A blog by Grant Montgomery, co-founder of Family Care Foundation, a 501c3 that provides emergency services and sustained development for families on 5 continents. This site highlights the plight of 300,000 North Koreans who have fled their country due to the brutal oppression of a Stalinist North Korean regime, as well as those still living in North Korea.
The United States on Monday imposed sanctions on three North Korea officials, including a top aide to North Korean leader Kim Jong Un, citing “ongoing and serious human rights abuses and censorship,” the U.S. Treasury Department said.
The sanctions “shine a spotlight on North Korea’s reprehensible treatment of those in North Korea, and serve as a reminder of North Korea’s brutal treatment of U.S. citizen Otto Warmbier,” the department said in a statement. Warmbier was an American student who died in June 2017 after 17 months of detention in North Korea, which contributed to already tense exchanges between Pyongyang and Washington, primarily over North Korea’s nuclear development program.
The sanctions freeze any assets the officials may have under U.S. jurisdiction and generally prohibits them from engaging in any transactions with anyone in the United States.
Ryong Hae Choe, an aide close to Kim who, according to the U.S. Treasury, heads the Workers’ Party of Korea Organization and Guidance Department, was sanctioned, as were State Security Minister Kyong Thaek Jong and the director of North Korea’s Propaganda and Agitation Department, Kwang Ho Pak.
The United States has dropped a bid to hold a UN Security Council meeting on North Korea’s human rights record after failing to garner enough support for the talks, diplomats said Friday.
The meeting has been held every year since 2014, as the US has always garnered the nine votes needed at the council to hold the meeting, despite opposition from China.
North Korea had written to council members last month to urge them to block the US request for the meeting that shines a spotlight on Pyongyang’s dismal record. North Korean Ambassador Kim Song last month told council members that criticism of Pyongyang’s human rights record would “swim against the current trend” of rapprochement and “stoke confrontation.”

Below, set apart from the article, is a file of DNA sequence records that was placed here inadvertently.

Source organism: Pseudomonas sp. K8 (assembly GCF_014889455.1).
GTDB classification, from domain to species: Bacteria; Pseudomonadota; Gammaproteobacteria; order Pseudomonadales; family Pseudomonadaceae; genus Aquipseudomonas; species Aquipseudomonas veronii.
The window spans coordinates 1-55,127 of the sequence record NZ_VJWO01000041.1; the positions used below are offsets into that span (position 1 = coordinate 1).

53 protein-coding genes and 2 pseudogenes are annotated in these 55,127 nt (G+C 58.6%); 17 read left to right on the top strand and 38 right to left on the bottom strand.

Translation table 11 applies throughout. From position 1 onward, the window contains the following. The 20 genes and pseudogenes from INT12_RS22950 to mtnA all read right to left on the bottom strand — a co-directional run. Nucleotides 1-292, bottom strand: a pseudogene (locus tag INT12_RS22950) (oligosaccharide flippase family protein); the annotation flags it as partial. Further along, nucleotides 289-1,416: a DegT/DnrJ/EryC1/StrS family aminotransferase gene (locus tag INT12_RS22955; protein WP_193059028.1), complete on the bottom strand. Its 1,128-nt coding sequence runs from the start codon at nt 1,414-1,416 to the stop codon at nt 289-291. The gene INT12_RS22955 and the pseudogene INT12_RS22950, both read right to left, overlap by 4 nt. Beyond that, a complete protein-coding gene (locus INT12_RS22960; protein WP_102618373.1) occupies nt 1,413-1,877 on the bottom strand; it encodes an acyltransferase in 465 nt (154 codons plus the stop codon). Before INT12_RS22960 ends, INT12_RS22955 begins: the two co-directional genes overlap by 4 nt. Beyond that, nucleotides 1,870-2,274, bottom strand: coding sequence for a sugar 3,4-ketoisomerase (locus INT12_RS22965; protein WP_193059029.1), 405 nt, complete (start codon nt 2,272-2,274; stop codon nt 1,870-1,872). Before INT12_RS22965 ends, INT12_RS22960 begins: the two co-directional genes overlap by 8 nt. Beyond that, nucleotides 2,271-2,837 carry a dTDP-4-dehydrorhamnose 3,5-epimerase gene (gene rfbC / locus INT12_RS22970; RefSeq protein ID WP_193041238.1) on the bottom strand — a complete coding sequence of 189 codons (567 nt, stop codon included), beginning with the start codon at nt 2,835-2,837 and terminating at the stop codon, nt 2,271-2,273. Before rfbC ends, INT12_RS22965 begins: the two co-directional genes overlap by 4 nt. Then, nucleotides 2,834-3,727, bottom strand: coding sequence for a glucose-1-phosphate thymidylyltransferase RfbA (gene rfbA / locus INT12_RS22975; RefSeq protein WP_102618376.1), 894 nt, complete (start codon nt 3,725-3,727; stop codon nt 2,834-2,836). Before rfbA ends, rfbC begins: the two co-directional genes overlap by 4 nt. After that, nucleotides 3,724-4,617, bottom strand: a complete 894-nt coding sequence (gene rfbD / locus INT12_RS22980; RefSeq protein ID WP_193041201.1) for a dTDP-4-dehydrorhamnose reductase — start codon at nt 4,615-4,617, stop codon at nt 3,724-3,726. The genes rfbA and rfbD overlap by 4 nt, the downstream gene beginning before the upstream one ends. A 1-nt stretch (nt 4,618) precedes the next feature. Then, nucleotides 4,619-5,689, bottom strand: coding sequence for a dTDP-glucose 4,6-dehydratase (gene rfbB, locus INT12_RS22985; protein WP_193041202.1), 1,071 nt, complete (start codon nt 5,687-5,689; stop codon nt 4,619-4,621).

China had failed to derail the meeting until this year, when non-permanent member Ivory Coast refused to bow to pressure to lend its backing to the US. China, which has strong expanding ties in Africa, has argued that the Security Council is not the venue to discuss human rights as a threat to international peace and security.
A landmark 2014 report by a UN Commission of Inquiry documented human rights abuses on an appalling scale in North Korea, describing a vast network of prison camps where detainees are subjected to torture, starvation and summary executions. The report accused leader Kim Jong Un of atrocities and concluded that he could be prosecuted for crimes against humanity. North Korea has rejected the report as a fabrication, based on testimony from dissidents living in exile.
Several North Korean defectors have recently been arrested in Dandong, China, by Chinese police and almost immediately repatriated back to North Korea, according to sources close to the matter.
“Two laborers who were working at a metalworks company in Sinuiju were arrested by Chinese police. They were repatriated back to North Korea over the Sino-Korean Friendship Bridge the day after they were questioned by the Chinese,” a source in North Pyongan Province told Daily NK on November 20.
A source with knowledge of the incident in China said, “In the past, many defectors could avoid being caught if they hid from the police for a couple of days, but these days the Chinese police have strengthened their patrols and there are now fewer defections.”
Another similar incident occurred said a separate source in China. “A defector hid in a reed field near the mouth of the Yalu River for three days before trying to swim across to Langtou Port to reach Chinese territory, but was arrested by Chinese police in the process,” he said, adding that the man was sent back across the Sino-Korean Friendship bridge soon after being questioned by Chinese authorities.
The Chinese have strengthened patrols along the Sino-DPRK border and installed more surveillance equipment, which has made it more difficult for North Koreans to defect, the source said. Chinese authorities began installing high-quality surveillance cameras on the Sino-DPRK border several years ago and have used thermal imaging cameras to crack down on defections and smuggling activities at night. The advanced surveillance equipment has been used to track the movements of North Koreans near the border and arrest those who try to defect into Chinese territory.
“Boats are used in the river for smuggling and these activities are not easy for Chinese authorities to track,” said the source. “By comparison, the authorities can relatively easily track movements of people coming over the border [..] The use of hundreds of cameras that can read very small print from 2 km away means that North Koreans have little chance of successfully defecting across the border.”